I am the youngest of five kids and grew up feeling at home in social situations. In general, I am energetic around people and thrive off of interaction. Although I don’t love labels, I closely resemble the textbook defintion of “extrovert.” Two of my three children, however, share behaviors that would be described as introverted, although they display these tendencies in markedly different ways. When they were toddler and pre-school age, I found myself feeling overwhelmed with the deep contrasts in how we process the world around us.
Although I sometimes feel destined to embarrass my kids, (I talk loud and laugh even louder) I am working on it. One thing is for certain; extrovert parents can benefit from being thoughtful about stepping inside their children’s shoes. Here are some of my best tips for extrovert parents with kids who tend towards introversion.
1} Ask your child if it’s okay to take a photograph.
Taking pictures without their permission can feel like an invasion. I admit that sometimes I will snap away when they’re not looking but I always, always show them afterwards. Kids may not want you to put their pictures on Facebook or share them on other social media outlets so as they get older, ask first and always honor their request.
2} Respect their privacy.
Ask permission before telling someone a cute story involving them or about one of their accomplishments. The attention may feel embarrassing.
3} Never call them shy. Ever.
4} Prepare yourself for social gatherings.
Offer lots of cuddles and safety in social situations. Children’s birthday parties, in particular, can be noisy, colorful, bouncing displays of emotion that have the potential to feel consuming or energy draining. Acknowledge and help them name their emotions. “You feel nervous/scared/overwhelmed. It’s okay that you feel this way. I won’t leave or walk away unless you tell me to.” For intoverts, jumping right into the activities can be difficult so let them go at their own pace.
6} Respect their need for space.
Allow and encourage time away from the bustle of the family. Even better, find a corner or nook in your child’s room and create a physical space. Think Lego Corner, Book Nook, Fairy Tent, etc.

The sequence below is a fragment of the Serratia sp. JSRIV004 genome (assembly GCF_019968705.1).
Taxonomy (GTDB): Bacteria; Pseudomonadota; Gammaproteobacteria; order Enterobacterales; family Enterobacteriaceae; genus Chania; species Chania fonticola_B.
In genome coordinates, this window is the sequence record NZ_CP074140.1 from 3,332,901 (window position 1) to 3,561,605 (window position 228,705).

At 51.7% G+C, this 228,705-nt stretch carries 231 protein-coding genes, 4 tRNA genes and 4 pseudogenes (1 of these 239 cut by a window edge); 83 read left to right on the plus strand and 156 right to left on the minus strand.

7} Be mindful of over-scheduling.
My introverts do really well with one activity in addition to school. Sometimes they need breaks though, and it’s okay for them not to be involved in any organized activity for a while.
8} Be conscious of daily schedules and changes in routine.
If you have a busier day than normal ahead, talk your introvert through the plan. Let them know exactly where you are going so they can be ready.
9} Give downtime after school.
My introverts need time to switch gears after school and immediately asking about their day is not helpful. Instead, try making simple, loving comments like, “I’m so glad to see you” with a big squeeze. (If they are okay with public hugs.)
10} Respect their distance when interacting with adults.
When my introverts are comfortable with people and trust them, they have a lot to say. But until that point, it’s important that I don’t expect them to engage in deep conversation with other adults. They’ll get there.
11} Look for emotional cues.
Sometimes my introverts have tantrums, but more often then not they process emotions in a quieter way. One of my kids gets totally quiet and has “the look” on her face that tells me she is upset about something. I’ve encouraged her to ask to talk to me in a quiet, private spot, which helps her feel confident in talking about something that’s bothering her. Be direct and ask your introvert what is needed. Some snuggles? To walk the dog? To be left alone?
Although the benefits of team sports are numerous, it’s not always the case for a younger introvert who may not be ready to be steal a ball on the soccer field. Consider martial arts, gymnastics, swimming, or dance. Your child can still learn teamwork, but not necessarily feel as though the spotlight is glaring.
Make sure that your children’s teachers are aware of their emotional tendencies. Things that introverts may struggle with include public singing, dancing, yoga, presentations, etc.
15} One on one.
It doesn’t have to be anything big, but finding time for each child to be with each parent is so important, especially for introverts. It can be a breath of fresh air for introverts in a multi-child family and a space where they can relax and feel loved and important.
16} Just be.
This is especially important for extroverted parents. Sometimes we just talk too much and exude too much energy. Put in the work to embrace quiet moments. Introverts have a lot to teach us about the benefits of slowing down. Scratch their backs, hold their hands, color together, bake some cookies, ride bikes.
Now go and take notice of those quietly beautiful spirits.